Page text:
Yesterday, March 3rd, 2016, Kendrick Lamar decided to grant the wishes of millions of fans, and one LeBron James, and release an eight song EP of the To Pimp a Butterfly leftover songs, titled untitled unmastered.
The entire project plays like a look into the creative process of one of the most consciously innovative MC’s of the 21st century. Songs are only identifiable by dates, but no explanation on what those dates signify.
Is it the date of completion or date the idea formed? Or could be the date he ultimately decided to scrap it?
The song "untitled 06 | 06.30.2014" features Kendrick employing his trademarked high-pitched, alien voice while rapping about how “these metamorphic, supernatural forces dominate what I see.”
このUntitled 6は “these metamorphic, supernatural forces dominate what I see.”とラップされ甲高い声が来る。
So when CeeLo Green appeared thirty seconds into the song, matching Kendrick’s animated vocals with some of his own, it sounded more logical than collaborative. CeeLo's beautifully crooning of “am I mortal man or make believe?”
instantly confirms he comes from the same lineage of molding his vocals to fit the emotion of each individual line.
CeeLo Green spoke with HipHopDX about the making of "untitled 06 | 06.30.2014" from Kendrick Lamar’s recent compilation, how Kendrick is making the “blackest music” out now, the youthful energy that has possessed him and much, much more in this extensive interview.
HipHopDX: How did this song start out?
CeeLo Green: Believe it or not, it was something we had worked on while he was working onTo Pimp a Butterfly. I had forgotten about it, I didn’t really know what would become of it.
DX: So how do you and Kendrick link up to work together?
CeeLo Green: We kind of stumbled upon each other by way of another mutual friend we both happened to be working with, Adrian Younge. The only truly exceptional thing about it is the song itself. The way it was done was really organic and natural so there’s it’s not a really big story behind it. In the course of doing a project or multiple projects, you exercise your right to be expressive and compile new material. You really never know what to make of it.
DX: The song is titled “June 30th 2014.” Is that when the song was finished or when Kendrick got the song?
CeeLo Green: I’ll leave some of it to the imagination because I can’t answer intelligibly. I really don’t know. As much as I can recall is the fact that Adrian reached out to me like ‘Yo, Kendrick likes this idea that we did. Do you mind?’ I’m like ‘Of course not.’ This was post-everything that has happened recently. This was almost two years ago.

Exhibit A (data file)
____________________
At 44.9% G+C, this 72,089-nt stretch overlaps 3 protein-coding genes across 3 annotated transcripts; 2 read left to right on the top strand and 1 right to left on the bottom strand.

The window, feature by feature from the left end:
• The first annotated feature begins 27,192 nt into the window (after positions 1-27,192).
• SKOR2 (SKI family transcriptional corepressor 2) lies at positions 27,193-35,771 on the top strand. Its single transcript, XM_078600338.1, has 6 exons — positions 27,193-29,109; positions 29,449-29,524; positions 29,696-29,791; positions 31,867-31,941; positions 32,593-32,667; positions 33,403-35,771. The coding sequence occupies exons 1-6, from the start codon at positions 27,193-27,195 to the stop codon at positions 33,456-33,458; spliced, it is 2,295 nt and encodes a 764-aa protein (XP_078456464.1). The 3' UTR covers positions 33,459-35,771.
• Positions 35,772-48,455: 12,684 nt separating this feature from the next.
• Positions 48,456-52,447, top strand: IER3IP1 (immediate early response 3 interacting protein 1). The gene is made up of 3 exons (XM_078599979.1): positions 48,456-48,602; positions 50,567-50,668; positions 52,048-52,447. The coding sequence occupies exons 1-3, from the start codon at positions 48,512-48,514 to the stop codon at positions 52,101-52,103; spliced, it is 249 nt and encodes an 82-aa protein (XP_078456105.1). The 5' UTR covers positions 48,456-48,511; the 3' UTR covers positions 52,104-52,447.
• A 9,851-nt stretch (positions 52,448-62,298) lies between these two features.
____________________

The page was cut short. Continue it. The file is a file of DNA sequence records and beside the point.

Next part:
DX: Did you write the lyrics for your part?
CeeLo Green: I definitely wrote my part. We didn’t do the song together. It was an idea that was available to be embellished upon. Kendrick was attracted to the idea that was. So it was never really a complete song. I’m just as surprised as you because I didn’t hear the complete song until last night.
DX: What’s different from what you heard originally? Did he add anything to the original idea?
CeeLo Green: He kept it pretty intact. He kept it in its original form for the most part. It’s unmixed, it’s unmastered. So, it’s raw. It’s very ironic, because it’s raw and well done at the same time.
DX: That’s the beauty of it. It’s called untitled unmastered. but it sounds better than most albums out this year. In the chorus you mention “mortal man” which was a song on To Pimp a Butterfly. Did you hear the “Mortal Man” song at all before you made the track?
CeeLo Green: That could just be a cool coincidence. The album wasn’t even out yet. It was in the process of recording. I can be definitive in saying it wasn’t a listening session of the material he had amassed for the project. To be honest, it’s even more flattering that it was an idea that was unfinished that he saw potential in. He validated it, by evolving and extending the thought. Expounding upon it.
DX: You and Kendrick have almost parallel careers. You both started out in a group focused heavily on rapping and lyricism. Then ventured into blending genres. From your 20+ years in the game, what do you think of the artist Kendrick Lamar is?
CeeLo Green: I think his innovation is so apparent and so imperative at the moment. I think he is making the blackest music there is at the moment. ‘Black’ meaning infinite possibilities. Black is very ironic. Like the vastness of space. It’s everything and nothing at the same time.